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Warkworth motorway relies on expensive private loan

3 November 2016

Warkworth motorway relies on expensive private loan

National’s gold-plated Pūhoi to Warkworth motorway will suck good money away from more valuable, worthwhile transport projects in Auckland and Northland for decades to come, the Green Party said today.

Transport Minister Simon Bridges announced today that work will finally start on its so-called Road of National Significance from Pūhoi to Warkworth, 18 kilometres of motorway with a benefit cost ratio of just 1.1 to 1.2.

“This motorway won't do anything to help Northland, it just sucks up funding for much-needed improvements to local roads and the neglected rail network in the region," said Green Party transport spokesperson Julie Anne Genter.

“The project is relying on a public-private partnership which will make it many times more expensive than the $706 million figure the Minister has quoted to the public.

“Kiwis will be paying back the cost of the project at about 12% interest for 25 years. It’s a shockingly irresponsible use of future taxpayers money, that does nothing to protect our climate.

“National has opted to spend nearly a billion dollars on only 18 kilometres of motorway to attempt to solve the problem of long-weekend holiday traffic north of Auckland.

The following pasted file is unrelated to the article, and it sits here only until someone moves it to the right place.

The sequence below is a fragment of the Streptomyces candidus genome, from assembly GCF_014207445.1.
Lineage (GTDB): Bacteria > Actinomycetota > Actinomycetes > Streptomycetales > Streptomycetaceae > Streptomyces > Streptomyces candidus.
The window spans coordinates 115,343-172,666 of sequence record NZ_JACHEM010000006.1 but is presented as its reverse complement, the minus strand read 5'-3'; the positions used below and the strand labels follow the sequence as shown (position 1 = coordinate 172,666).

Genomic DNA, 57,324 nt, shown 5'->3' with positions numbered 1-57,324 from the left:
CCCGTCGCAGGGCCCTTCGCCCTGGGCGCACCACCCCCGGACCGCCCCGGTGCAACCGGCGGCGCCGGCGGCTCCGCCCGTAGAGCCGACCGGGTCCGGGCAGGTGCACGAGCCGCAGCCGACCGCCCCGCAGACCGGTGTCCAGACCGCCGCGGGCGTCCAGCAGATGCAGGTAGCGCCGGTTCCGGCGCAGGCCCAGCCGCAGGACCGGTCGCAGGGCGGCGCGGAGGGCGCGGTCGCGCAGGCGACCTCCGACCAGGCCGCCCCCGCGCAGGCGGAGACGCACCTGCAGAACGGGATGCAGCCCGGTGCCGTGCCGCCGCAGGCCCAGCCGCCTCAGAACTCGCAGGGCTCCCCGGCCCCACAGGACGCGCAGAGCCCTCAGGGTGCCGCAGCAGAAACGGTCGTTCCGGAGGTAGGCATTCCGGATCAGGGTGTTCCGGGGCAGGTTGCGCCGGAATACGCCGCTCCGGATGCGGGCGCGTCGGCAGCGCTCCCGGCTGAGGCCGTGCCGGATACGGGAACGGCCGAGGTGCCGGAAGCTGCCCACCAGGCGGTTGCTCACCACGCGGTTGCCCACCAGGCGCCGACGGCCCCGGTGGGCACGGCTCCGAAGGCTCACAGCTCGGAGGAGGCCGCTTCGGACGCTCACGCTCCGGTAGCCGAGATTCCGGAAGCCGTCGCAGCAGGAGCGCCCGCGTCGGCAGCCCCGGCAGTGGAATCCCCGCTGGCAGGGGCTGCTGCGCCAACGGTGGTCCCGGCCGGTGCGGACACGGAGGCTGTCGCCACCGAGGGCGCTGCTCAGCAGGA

“Usually it takes just 16 minutes to drive this stretch of motorway, and that won’t be changed by spending a billion dollars.

“Just ask Northland Regional Council or Kiwirail what they could do with a billion dollars on new projects that could make a much bigger difference to moving freight and people around the region.

“National could have solved these traffic problems at half the cost and had change left over for road and rail improvements that actually would have helped people.

Alternative, low-cost improvement to the road were investigated and costed by Campaign for Better Transport and TransportBlog in 2010, which cost between $160 million and $360 million.

“National's Roads of National Significance have been notoriously low value-for-money,” said Ms Genter.

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